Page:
Kevin Fiala is an optical illusion. Two people can look at the same player and get wildly different impressions. One person can marvel at his other-worldly speed, elite transition ability, and highlight-reel goals. The other can walk away from him, left wanting more from a streaky player who makes frequent mistakes.
The Minnesota Wild made it clear which one they see this offseason. They rolled out the red carpet for Kirill Kaprizov, throwing big money at him after 55 games. Then they strong-armed Fiala, their other dynamic talent, into arbitration and a one-year $5.1 million deal.
What would it take for Minnesota to commit to Fiala? We got a few hints in an August press conference with general manager Bill Guerin. “He’s gonna have to keep improving,” he said. “He’s had two good years for us, and he’s going to have to continue to get better. Kevin’s still young, too. He’s still a young man, and there’s lots of room for improvement in his game on a lot of different areas.”
If you could boil down the critics’ arguments into one word, it’d be immaturity. He allows frustration to creep into his game, and it manifests throughout his play. Fiala may take a bad penalty or try to do too much and turn the puck over. Or make a defensive lapse. Whether or not you believe these shortcomings prevent Fiala from being an incredibly rare and valuable player is irrelevant. It’s evident the Wild believe they significantly decrease his value.
Like Kaprizov, Fiala is off to a slow start, punctuated by a 10-game goalless streak. He’ll need to achieve higher than a 50-point pace to earn a commitment from Minnesota, but the good news is that Fiala is shoring up many of his most significant areas of weakness. Through 14 games, we’ve seen Fiala play a much more disciplined brand of hockey.
Let’s start with penalties. A significant way Fiala’s immaturity stole value from himself was his tendency to go to the penalty box needlessly. Whether it was because of a defensive lapse or frustration, he’d often make bone-headed plays that cost his team a man. In his first 133 games in Minnesota, he took 40 minor penalties, almost one every three games. That’s quite a bit, especially for a player who doesn’t play a physical brand of hockey. Not included in that number is a three-game suspension from a boarding major from last season.
Those bad penalties have all but disappeared this season. Fiala has just two minor penalties in 14 games. One was a questionable goalie interference call — not exactly the most consistently or well-called penalty in the game — and the other was for tripping. Cutting his penalty minutes in half is a good sign that he’s keeping his cool during games.
Turnovers are a controversial topic when discussing players. The best players in the NHL are also often the league leaders in giveaways. They have the puck more and thus have more opportunities to give it away. With that said, turnovers have rankled Fiala’s critics, and to be fair, he was one of the top-10 forwards in the league, recording 3.2 giveaways per hour.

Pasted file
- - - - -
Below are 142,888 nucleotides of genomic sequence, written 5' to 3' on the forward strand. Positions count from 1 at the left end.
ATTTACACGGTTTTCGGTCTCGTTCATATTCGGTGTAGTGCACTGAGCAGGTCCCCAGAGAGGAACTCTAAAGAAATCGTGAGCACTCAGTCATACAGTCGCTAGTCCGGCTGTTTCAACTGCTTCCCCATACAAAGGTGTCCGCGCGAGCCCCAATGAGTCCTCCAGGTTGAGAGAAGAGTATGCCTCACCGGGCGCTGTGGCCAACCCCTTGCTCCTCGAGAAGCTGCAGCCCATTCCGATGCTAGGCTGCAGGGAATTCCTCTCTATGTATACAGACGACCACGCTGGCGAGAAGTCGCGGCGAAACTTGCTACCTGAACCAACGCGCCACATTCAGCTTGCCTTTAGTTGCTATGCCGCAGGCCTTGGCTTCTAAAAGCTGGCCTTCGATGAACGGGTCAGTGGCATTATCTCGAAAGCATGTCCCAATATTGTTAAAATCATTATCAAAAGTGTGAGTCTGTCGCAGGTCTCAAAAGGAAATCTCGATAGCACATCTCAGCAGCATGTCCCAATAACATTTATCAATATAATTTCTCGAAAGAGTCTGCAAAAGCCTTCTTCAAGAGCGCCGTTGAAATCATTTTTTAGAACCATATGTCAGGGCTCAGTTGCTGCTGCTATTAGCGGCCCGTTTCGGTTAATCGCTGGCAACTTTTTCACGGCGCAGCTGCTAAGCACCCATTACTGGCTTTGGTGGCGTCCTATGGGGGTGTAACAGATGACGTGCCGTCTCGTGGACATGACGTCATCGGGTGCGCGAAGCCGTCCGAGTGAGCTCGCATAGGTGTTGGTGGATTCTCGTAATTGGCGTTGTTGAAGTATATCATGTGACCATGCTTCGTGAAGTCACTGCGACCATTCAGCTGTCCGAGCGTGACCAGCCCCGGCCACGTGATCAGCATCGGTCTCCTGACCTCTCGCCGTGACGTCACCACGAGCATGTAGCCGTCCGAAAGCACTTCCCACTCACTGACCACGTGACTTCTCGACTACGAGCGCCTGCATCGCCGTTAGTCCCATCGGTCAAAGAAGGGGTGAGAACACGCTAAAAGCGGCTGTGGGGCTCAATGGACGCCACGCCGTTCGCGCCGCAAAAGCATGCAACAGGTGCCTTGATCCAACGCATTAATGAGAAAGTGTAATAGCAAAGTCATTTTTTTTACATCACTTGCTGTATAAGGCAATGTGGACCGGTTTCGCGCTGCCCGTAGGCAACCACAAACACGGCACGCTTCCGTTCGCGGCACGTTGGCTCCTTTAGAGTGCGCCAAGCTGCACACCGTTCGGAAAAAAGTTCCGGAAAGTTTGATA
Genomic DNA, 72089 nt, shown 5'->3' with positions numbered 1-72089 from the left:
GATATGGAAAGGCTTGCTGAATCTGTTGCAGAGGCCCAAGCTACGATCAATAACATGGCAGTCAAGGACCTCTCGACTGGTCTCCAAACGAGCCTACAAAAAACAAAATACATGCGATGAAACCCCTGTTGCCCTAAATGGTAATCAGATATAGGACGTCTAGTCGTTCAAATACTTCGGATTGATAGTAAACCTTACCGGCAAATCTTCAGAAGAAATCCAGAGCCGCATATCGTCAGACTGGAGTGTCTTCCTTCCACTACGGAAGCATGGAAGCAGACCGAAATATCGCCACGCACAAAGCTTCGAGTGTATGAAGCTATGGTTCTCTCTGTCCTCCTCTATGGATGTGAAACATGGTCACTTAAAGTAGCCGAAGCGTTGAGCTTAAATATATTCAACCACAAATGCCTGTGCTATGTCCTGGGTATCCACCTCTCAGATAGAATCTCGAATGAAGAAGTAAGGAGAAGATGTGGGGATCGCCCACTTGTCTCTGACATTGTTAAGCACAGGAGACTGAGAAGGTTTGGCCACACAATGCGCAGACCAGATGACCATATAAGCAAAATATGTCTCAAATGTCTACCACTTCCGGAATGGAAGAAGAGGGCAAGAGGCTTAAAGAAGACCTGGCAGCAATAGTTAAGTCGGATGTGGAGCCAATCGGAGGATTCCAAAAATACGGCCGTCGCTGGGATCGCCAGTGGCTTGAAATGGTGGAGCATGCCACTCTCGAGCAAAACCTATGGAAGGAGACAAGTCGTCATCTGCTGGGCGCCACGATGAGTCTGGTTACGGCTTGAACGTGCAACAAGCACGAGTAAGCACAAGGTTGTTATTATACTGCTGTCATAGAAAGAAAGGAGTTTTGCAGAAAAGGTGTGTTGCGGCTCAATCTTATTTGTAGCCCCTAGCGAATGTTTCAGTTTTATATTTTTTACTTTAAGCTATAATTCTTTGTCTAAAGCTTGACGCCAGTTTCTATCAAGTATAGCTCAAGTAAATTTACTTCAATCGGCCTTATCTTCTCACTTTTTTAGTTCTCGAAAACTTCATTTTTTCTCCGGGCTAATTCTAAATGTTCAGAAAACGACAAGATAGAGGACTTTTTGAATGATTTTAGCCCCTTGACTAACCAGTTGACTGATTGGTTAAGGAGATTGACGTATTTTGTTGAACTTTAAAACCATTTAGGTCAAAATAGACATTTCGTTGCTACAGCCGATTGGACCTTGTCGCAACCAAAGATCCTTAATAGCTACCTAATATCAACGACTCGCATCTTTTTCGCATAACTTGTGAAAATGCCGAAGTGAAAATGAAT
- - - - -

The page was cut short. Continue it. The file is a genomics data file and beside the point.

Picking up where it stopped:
Fiala also cut his turnovers in nearly half so far this season. He currently has 1.86 giveaways per hour at 5-on-5, which ranks outside the league’s top-100 among forwards. Again, whether or not you think it matters is irrelevant. Coach Dean Evason and the Wild clearly notice and are annoyed by these giveaways and Fiala’s bringing them down to a perfectly manageable level.
He’s even been putting together a stronger defensive performance this year. When Fiala’s on the ice, the Wild allow just 1.98 expected goals per hour at 5-on-5, which is fifth among Minnesota’s 12 forwards. Compare that to last year, when only Mats Zuccarello and Marcus Johansson allowed more scoring chances.
It helps that he’s skated with defensive stalwarts Joel Eriksson Ek and Frederick Gaudreau, but Fiala has to commit for that line to get results. Instead of being a slight liability, he’s worked himself into a fine defender so far.
That stuff doesn’t matter much for his long-term outlook for the Wild if he can’t keep the points rolling in, too. Luckily, that should be on the upswing soon. For one, Fiala hasn’t stopped shooting. He’s still averaging over three shots per game and is focusing less on the perimeter and more on getting to the net. That, combined with his shooting talent, almost certainly means he won’t be shooting under 5% for much longer.
And ironically, his slow start gave him the perfect chance to display his growth and maturity. In overtime against the Ottawa Senators on Nov. 2, Fiala muscled his way into the offensive zone with control of the puck. He had a golden opportunity to win the game, snap his then-eight game goalless streak, and boost his numbers for next summer’s contract talks.
Instead, Fiala put a perfect tape-to-tape pass to Kaprizov, who one-timed it for his first goal of the season. It was the right play as a strategy — goalies struggle with cross-ice passes — but it was also the right thing to do as a teammate. As badly as Fiala had to have wanted that goal, Kaprizov needed it more, and he acted accordingly.
Fiala needs to heat up, and history suggests he will do that soon. Even then, it’s time for his critics to take notice of his improved maturity and overall game. No one should ignore the strides Fiala’s making in his discipline and willingness to play within the Wild’s team concept. He’s finally playing the way Minnesota wished he would when they spurned him for a long-term deal last summer.